Interior Minister Nicolas Sarkozy said Tuesday that the kidnappers were primarily motivated by greed and believed Jews were wealthy targets. Raids by police probing Halimi's killing turned up documents supporting a Palestinian aid group and others with a militant Islamic character, he said without elaborating.

France is home to Western Europe's largest Jewish and Muslim communities and many recent anti-Jewish attacks have been blamed on Muslim youths angry at the situation in the Middle East.

The rise in attacks prompted Ariel Sharon's appeal last year to French Jews to escape anti-Semitism by immigrating to Israel. Sharon's call briefly set back Israeli-French relations.

Concerns over anti-Semitism in France resurfaced this week after the torture and killing of a young Jewish man. French officials called it an anti-Semitic crime and police found literature linking some suspects to Muslim causes.

Appellate Court Upholds Petition on Placing 'Jerusalem, Israel' on Passports


Menachem Binyamin Zivotofsky of Jerusalem, just 3 years old, emerged victorious last week in his battle with the U.S. administration - a small and perhaps temporary victory, but sweet nevertheless.

The U.S. Court of Appeals upheld his arguments and decided to send his case back to the U.S. District Court for the District of Columbia, so that "both sides may develop a more complete record relating to these and other subjects of dispute." The two parties are the child (and his parents, Ari and Naomi) and Secretary of State Condoleezza Rice.

All said, the ruling is a technical one: Zivotofsky has an argument worthy of deliberation, the judges decided. Via his parents, Zivotofsky is making a simple request: He wants his U.S. passport to record him as born in "Israel," and not, as the U.S. Consulate decided, in "Jerusalem."

The U.S. administration, as a matter of policy, is not willing to confirm that U.S. citizens who were born in Jerusalem were indeed born in Israel because, as was argued by the state's representative in court, the issue is "the subject of profound dispute" and Israel's claim to sovereignty over the city has never been decided.

Two facts bear mentioning: One, the U.S. Embassy is located in Tel Aviv; and two, the passport of a U.S. citizen who is born in Jerusalem will not include the word "Israel," according to State Department regulations behind the actions of the consular officials.

Zivotofsky petitioned the court based on a law passed by Congress in 2002. Among the law's requirements, Zivotofsky is arguing, is that the secretary of state list Israel as the country of origin for U.S. citizens born in Jerusalem on passports, birth certificates and certificates of nationality. But the U.S. administration refuses to recognize this.

During the State Department authorization signing ceremony, President Bush said, "U.S. policy regarding Jerusalem has not changed," and that the Jerusalem provisions "would, if construed as mandatory rather than advisory, impermissibly interfere with the president's constitutional authority to formulate the position of the United States, speak for the nation in international affairs, and determine the terms on which recognition is given to foreign states."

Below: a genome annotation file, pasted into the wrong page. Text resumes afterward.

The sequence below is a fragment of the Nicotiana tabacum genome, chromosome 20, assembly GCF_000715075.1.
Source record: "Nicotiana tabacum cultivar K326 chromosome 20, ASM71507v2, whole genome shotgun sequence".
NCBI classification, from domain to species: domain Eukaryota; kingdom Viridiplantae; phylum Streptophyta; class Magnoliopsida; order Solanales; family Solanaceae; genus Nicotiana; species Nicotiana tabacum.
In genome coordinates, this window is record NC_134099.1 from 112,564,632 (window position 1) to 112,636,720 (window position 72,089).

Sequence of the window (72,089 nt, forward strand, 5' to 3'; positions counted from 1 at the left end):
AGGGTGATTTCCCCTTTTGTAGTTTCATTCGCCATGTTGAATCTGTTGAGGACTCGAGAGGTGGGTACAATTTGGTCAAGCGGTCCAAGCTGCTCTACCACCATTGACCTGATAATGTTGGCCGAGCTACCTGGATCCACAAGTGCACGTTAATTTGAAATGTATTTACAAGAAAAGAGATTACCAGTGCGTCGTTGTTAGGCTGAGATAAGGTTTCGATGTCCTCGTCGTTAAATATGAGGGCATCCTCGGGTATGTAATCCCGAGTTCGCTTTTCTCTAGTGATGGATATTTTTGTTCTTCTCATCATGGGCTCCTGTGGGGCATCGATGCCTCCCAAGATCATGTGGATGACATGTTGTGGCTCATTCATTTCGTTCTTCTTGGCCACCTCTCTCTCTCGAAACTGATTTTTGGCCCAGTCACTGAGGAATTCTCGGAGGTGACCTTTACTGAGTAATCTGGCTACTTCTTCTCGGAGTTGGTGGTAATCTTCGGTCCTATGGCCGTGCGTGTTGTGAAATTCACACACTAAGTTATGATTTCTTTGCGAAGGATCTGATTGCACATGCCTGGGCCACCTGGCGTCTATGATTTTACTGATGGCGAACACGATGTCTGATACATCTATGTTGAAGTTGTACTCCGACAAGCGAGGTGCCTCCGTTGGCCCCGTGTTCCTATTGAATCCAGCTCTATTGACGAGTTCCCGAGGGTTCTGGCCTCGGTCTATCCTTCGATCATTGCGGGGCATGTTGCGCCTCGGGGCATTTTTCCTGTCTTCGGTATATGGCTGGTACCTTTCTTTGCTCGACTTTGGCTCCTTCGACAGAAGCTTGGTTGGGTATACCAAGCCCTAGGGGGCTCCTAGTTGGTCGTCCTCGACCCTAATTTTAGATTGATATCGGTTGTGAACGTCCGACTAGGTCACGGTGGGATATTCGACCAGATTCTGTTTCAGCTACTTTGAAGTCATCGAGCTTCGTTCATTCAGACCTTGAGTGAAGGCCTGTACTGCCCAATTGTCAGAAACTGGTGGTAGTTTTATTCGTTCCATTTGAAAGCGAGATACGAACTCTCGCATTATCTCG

The U.S. District Court rejected Zivotofsky's original petition, ruling that the administration had exclusive jurisdiction when it came to the question of political recognition. The Federal Appeals Court, however, believes the debate over the issue has yet to be exhausted.

According to Zivotofsky's lawyer, Nathan Lewin, the child's right to have his passport bear the name of the country in which he was born has been violated by the state. Contrary to the original petition, in which Zivotofsky had asked for his passport to list him as born in "Jerusalem, Israel," the parties have agreed that the upcoming debate will focus on the question of whether the word "Israel" alone should be written in the document.

The judges heard the oral arguments of the parties in November, with a significant portion of the debate dedicated to the question of whether Zivotofsky had the right to sue at all. Lewin convinced the judges that his client did have the right to sue, and that the State Department's regulations had caused him "damage."

However, the Federal Appeals Court did not rule on the essential issue - the political question.

The judges and the state's representative spent a long time arguing over the meaning of the word "shall" that appears in the Congressional law. Is it sufficient for the law to stipulate that the administration "shall" write "Israel?" The state argued that such a stipulation was insufficient; the judges weren't convinced.

The crux of the issue at stake is not Jerusalem's political status, but the power of Congress versus the power of the president. Under the U.S. Constitution, the president is authorized "to receive ambassadors and other state officials" from foreign countries - hence the interpretation that the president has the power to recognize (or not) other states. And this lies behind the administration's disregard for the Congressional law.

"Are you aware of precedents in which the Supreme Court ruled in favor of the president contrary to the position of Congress?" the Federal Appeals Court asked the state's representative. "I am not aware" of such cases, the state's representative admitted. This question will now come up for discussion again before the District Court.